Dirt is a story about the places where we start. From a single-wide trailer in the mountains of rural West Virginia to the halls of Yale Law School, Mary Marantz’s story is one of remembering our roots while turning our faces to the sky. From growing up in that trailer, where it rained just as hard inside as out and the smell of mildew hung thick in the air, Mary has known what it is to feel broken and disqualified because of the muddy scars leaving smudged fingerprints across our lives. Generations of her family lived and logged in those hauntingly treacherous woods, risking life and limb just to barely scrape by. And yet that very struggle became the redemption song God used to write a life she never dreamed of.

Mixed with warmth, wit, and the bittersweet, sometimes achingly heartbreaking places we go when we dig in instead of give up, Dirt is a story of healing. With gut-wrenching honesty and hard-won wisdom, Mary shares her story for anyone who has ever walked into the world and felt like their scars were still on display, showing that you are braver, better, and more empathetic for what you have survived. Because God does his best work in the muddy, messy, and broken—if we’ll only learn to dig in.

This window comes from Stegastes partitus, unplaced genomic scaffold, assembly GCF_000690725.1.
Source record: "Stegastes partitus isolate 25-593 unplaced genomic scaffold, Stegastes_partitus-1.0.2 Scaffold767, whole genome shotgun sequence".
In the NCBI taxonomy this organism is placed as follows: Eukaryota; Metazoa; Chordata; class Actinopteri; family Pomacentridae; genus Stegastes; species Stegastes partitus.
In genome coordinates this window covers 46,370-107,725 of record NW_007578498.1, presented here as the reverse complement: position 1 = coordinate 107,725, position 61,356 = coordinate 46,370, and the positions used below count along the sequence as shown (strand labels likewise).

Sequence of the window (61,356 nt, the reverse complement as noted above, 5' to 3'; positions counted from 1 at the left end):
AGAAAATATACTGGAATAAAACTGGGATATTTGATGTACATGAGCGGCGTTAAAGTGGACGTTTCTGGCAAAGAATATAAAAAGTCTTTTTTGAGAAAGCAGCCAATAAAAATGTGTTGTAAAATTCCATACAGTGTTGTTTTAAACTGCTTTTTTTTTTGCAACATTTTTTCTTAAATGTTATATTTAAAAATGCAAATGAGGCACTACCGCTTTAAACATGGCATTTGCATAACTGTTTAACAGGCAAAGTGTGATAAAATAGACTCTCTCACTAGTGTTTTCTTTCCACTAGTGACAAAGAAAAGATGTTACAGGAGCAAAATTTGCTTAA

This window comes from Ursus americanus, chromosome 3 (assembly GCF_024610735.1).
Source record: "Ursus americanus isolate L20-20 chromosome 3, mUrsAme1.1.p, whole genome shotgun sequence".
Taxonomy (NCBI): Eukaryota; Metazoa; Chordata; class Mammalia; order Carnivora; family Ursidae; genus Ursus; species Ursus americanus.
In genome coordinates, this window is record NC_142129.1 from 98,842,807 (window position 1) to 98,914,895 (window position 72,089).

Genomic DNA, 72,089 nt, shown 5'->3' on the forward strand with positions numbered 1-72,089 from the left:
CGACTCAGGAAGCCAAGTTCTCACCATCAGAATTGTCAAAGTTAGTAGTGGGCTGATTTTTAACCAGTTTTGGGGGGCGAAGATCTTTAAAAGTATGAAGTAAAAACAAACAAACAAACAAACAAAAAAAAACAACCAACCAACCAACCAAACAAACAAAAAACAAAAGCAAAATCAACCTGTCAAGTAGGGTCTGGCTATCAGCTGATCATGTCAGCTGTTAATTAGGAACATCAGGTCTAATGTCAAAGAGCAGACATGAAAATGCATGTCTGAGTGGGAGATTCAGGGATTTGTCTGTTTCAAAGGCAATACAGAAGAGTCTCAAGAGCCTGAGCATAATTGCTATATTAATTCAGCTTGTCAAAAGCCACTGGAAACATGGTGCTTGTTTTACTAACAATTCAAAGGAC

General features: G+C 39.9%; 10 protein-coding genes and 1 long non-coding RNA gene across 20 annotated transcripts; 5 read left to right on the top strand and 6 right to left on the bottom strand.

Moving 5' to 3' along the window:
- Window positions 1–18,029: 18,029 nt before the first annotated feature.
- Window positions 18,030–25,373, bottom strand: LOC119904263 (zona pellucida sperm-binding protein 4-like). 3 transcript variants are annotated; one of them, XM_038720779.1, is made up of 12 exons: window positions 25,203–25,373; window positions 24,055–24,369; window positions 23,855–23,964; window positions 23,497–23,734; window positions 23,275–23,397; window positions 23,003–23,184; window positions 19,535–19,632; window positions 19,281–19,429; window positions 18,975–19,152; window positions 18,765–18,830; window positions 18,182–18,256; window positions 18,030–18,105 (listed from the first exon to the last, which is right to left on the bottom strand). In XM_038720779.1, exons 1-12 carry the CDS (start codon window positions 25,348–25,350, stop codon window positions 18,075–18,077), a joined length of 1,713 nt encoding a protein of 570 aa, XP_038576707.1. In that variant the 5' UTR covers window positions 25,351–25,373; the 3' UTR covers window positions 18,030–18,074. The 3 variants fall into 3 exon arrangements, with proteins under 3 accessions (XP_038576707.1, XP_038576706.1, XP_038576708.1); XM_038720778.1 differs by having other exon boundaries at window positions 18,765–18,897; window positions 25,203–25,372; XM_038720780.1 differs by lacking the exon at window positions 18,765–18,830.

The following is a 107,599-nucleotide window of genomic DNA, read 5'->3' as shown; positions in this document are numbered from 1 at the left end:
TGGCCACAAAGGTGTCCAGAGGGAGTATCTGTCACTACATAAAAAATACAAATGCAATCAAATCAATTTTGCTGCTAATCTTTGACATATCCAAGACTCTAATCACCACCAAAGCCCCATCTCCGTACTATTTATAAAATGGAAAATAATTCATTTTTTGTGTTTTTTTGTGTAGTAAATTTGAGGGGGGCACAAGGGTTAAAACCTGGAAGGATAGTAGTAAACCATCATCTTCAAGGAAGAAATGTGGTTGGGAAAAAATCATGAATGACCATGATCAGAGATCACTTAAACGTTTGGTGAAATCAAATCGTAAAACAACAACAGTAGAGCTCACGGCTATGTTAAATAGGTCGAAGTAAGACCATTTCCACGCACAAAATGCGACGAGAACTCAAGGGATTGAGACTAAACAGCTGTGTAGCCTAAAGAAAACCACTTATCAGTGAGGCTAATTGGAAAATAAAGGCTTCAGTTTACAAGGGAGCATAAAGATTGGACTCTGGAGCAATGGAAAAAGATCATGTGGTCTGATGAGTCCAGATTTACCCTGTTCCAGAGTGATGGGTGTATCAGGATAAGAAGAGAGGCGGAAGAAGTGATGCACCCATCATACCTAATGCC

What happens when the hero of our story at last has to come face-to-face with what no amount of success will ever fix? That feeling of being on the outside looking in.

From the mountains of West Virginia and a dirt-filled single wide trailer, our narrator shows us how getting what we want doesn’t always fix things. But at the same time, we get to see how her childhood and growing up with love and dirt can reveal how one can stand taller after facing the struggle.

Dirt is a story of growing up and finding one’s place in the world, despite the disadvantages of one’s roots. It is about a reconciliation with the roots that grow us, springing from the muddiest parts of our story. A story that started with dirt.

Beautifully written, I could not put it down until the end. 4.5 stars. #2020ReadNonficChallenge


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